Hideko Takamine, a child star in Japan in the 1930s who became one of her country's leading screen actresses during the post- World War II era, in which she played a variety of contemporary women who captured the tenor of the times, has died. She was 86.
FOR THE RECORD:
Hideko Takamine: In the Jan. 5 LATExtra section, the caption for a photo that appeared with the obituary of Japanese actress Hideko Takamine misspelled the name of the actor with whom she was pictured. He was Eijiro, not Fijiro, Tono.
Takamine, who died of lung cancer Dec. 28 in Tokyo, made her screen debut at age 5 in the hit 1929 silent film "Mother" and is said to have been in more than 300 films in a career that ended when she retired in 1979.
"Hideko Takamine was one of the most beloved and accomplished of Japan's film stars," said Kevin Thomas, a former Times staff writer who reviewed Japanese films from 1962 to 1985. "She was beautiful, and she had tremendous range and versatility."
After beginning as "sort of Japan's answer to Shirley Temple," Thomas said, "she emerged as one of Japan's greatest star actresses in the postwar period, which was a tremendous period for Japanese cinema."
In the wake of the war, Thomas said, "there was this renaissance of Japanese filmmaking. They could discuss the war and assess blame, the impact of the occupation, the growing emancipation of women — all this kind of stuff. There was this terrific ferment, and it was a really creative period."
And for many Japanese, Phyllis Birnbaum wrote in her 1990 New Yorker profile of Takamine, "she was as much a part of postwar Japan as the strange-tasting powdered milk distributed by the American military."
"Many of Takamine's heroines were typical of the women who had grown up after the war," film historian Donald Richie told Birnbaum. "Like so many Japanese women then, they wanted more out of life, but couldn't get it.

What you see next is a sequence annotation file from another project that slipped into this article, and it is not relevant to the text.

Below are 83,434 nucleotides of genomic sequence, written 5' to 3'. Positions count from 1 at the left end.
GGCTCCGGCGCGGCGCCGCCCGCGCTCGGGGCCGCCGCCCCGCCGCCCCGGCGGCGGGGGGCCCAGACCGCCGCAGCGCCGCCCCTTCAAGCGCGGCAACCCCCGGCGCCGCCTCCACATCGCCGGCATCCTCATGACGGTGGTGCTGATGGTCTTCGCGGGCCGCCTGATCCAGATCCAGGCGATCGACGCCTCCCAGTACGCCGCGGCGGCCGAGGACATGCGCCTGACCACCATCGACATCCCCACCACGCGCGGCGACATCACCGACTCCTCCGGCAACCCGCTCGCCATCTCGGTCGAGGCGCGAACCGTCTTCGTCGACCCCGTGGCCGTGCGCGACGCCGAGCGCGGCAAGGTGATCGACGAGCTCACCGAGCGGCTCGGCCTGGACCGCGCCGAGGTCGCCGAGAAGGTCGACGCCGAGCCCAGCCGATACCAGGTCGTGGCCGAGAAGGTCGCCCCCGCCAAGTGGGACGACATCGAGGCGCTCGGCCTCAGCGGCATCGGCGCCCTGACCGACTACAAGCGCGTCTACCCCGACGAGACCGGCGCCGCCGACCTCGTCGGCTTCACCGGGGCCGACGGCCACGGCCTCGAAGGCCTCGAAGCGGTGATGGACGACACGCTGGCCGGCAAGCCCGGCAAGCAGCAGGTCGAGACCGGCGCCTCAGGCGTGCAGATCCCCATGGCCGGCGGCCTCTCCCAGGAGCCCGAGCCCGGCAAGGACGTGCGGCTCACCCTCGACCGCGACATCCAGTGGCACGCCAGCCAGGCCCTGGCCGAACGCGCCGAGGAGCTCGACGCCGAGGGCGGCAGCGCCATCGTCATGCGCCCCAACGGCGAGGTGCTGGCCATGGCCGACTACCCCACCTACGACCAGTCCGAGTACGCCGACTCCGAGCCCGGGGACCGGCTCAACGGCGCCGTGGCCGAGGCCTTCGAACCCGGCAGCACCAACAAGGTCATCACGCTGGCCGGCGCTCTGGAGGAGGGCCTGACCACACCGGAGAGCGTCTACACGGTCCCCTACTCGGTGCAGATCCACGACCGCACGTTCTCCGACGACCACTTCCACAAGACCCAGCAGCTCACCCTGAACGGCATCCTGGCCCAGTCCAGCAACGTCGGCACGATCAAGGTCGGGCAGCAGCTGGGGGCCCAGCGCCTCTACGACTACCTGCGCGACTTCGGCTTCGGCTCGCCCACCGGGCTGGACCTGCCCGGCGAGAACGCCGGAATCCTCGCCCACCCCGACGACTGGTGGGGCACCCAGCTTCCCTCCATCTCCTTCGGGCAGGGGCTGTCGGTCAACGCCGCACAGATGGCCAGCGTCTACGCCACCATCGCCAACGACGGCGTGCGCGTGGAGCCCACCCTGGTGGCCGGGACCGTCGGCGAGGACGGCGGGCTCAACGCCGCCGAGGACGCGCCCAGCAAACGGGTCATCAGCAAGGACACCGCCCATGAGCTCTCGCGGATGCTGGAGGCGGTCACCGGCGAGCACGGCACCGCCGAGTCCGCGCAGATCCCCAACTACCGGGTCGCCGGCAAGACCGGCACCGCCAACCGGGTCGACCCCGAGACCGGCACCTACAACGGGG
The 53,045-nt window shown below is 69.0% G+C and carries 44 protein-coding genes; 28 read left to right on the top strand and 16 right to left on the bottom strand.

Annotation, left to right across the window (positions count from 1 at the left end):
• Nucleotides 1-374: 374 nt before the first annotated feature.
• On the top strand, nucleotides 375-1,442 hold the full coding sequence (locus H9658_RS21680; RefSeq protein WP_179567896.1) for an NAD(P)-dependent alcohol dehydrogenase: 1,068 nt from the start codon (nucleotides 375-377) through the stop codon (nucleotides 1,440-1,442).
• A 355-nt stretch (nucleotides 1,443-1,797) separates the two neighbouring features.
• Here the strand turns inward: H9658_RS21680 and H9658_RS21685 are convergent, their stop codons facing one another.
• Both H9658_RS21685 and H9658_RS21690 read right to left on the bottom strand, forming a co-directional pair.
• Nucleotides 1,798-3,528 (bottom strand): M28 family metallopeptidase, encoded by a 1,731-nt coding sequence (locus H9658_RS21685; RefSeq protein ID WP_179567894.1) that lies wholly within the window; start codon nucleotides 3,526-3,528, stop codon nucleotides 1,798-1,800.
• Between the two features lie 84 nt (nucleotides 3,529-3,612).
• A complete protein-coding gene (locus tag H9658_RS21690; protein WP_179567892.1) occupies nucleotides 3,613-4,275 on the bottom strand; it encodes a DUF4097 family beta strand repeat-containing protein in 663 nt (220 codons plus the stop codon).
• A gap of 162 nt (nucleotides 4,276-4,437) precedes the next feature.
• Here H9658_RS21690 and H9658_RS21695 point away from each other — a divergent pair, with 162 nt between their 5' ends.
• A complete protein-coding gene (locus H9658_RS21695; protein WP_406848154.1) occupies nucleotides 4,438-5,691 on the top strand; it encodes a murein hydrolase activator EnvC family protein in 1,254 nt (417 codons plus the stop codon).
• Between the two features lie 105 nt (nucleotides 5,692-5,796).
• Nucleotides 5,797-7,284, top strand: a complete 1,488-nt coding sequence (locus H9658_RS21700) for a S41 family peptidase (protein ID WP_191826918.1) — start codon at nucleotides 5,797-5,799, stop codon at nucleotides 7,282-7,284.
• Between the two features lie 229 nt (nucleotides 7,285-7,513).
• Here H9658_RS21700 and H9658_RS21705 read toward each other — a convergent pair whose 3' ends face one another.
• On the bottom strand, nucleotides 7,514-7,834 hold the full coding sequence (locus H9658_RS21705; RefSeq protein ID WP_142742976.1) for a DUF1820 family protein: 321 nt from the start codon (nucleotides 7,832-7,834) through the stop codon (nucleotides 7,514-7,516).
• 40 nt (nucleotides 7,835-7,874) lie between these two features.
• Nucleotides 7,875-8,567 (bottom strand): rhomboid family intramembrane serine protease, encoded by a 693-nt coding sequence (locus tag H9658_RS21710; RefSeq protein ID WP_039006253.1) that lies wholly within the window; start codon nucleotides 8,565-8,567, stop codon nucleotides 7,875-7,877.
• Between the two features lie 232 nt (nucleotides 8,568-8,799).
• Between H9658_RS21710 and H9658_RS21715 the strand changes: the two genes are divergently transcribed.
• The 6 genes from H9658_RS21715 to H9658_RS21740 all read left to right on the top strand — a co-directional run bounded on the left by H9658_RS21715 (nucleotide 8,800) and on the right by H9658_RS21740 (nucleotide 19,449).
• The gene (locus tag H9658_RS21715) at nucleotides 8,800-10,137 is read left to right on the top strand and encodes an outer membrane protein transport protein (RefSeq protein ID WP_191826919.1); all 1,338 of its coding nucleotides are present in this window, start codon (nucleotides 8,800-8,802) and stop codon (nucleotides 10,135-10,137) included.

"The war may have been over, women found, but they weren't better off. They were still fairly unhappy. So the kind of roles Takamine played fit the zeitgeist, may have even made that zeitgeist."
Takamine, who left the studio system to freelance in 1950, made many of her most notable films with directors Mikio Naruse and Keisuke Kinoshita.
They included playing a stripper in Kinoshita's satirical 1951 film "Carmen Comes Home," Japan's first feature film in color; and a schoolteacher in Kinoshita's 1954 antiwar film "Twenty-four Eyes."
She also memorably played what film critic Michael Wilmington once described as "a woman obsessively in love with an unworthy man" in Naruse's acclaimed 1955 film "Floating Clouds" and was a widowed bar hostess in Naruse's "When a Woman Ascends the Stairs" (1960).
"Both directors have the reputation for the depiction of women, though their styles are completely different," Takamine told the Straits Times in 1994. "During more than 10 years, I passed from one to another, just like a ping-pong ball.
"Though different in style, they shared a common aversion to things that were not natural. What I tried to do was to be as natural as women we see in the news, but adding a touch of drama so that I would be even more real."
In 1955, the year Takamine became Japan's No. 1 female box-office star, she married writer-director Zenzo Matsuyama, who survives her and with whom she made a number of films.
When they married, Takamine told the media she wanted to "create a new style of wife who has a job."
Takamine was born March 27, 1924, in Hakodate on the island of Hokkaido.
When she was 4, her mother died and her father placed her in the care of his sister in Tokyo. A year later, with her aunt serving as stage mother, Takamine was in the movies. She appeared in an estimated 100 films as a child, including sometimes portraying little boys.
"There were no child-labor laws, and I was supporting my family," she said of her days as a child star in a 1983 interview with the New York Times.
Unlike many child stars, Takamine made a successful transition into her teen years.
During World War II, she toured Japanese army camps as a singer. And immediately after the war, she sang for American occupation troops at a theater in Tokyo.
"I was singing American songs like 'You Are My Sunshine,' " she said in the 1983 interview. "I didn't have time to think about whether I liked it or didn't like it. It was work. And backstage, I was getting flowers and chocolates and K-rations, so thanks to Americans I survived."
Takamine retired after making the Kinoshita-directed "Oh My Son!" in 1979.
Asked in the 1983 interview if she had any regrets about her career, the outspoken Takamine said: "Every day I hated it. For 50 years, I hated it, but a sense of professional pride drove me on."
Takamine, whose education was neglected as child and who said she had to learn to read by herself, wrote a number of books, including "My Professional Diary," a 1976 two-volume autobiography.Copyright © 2015, Los Angeles Times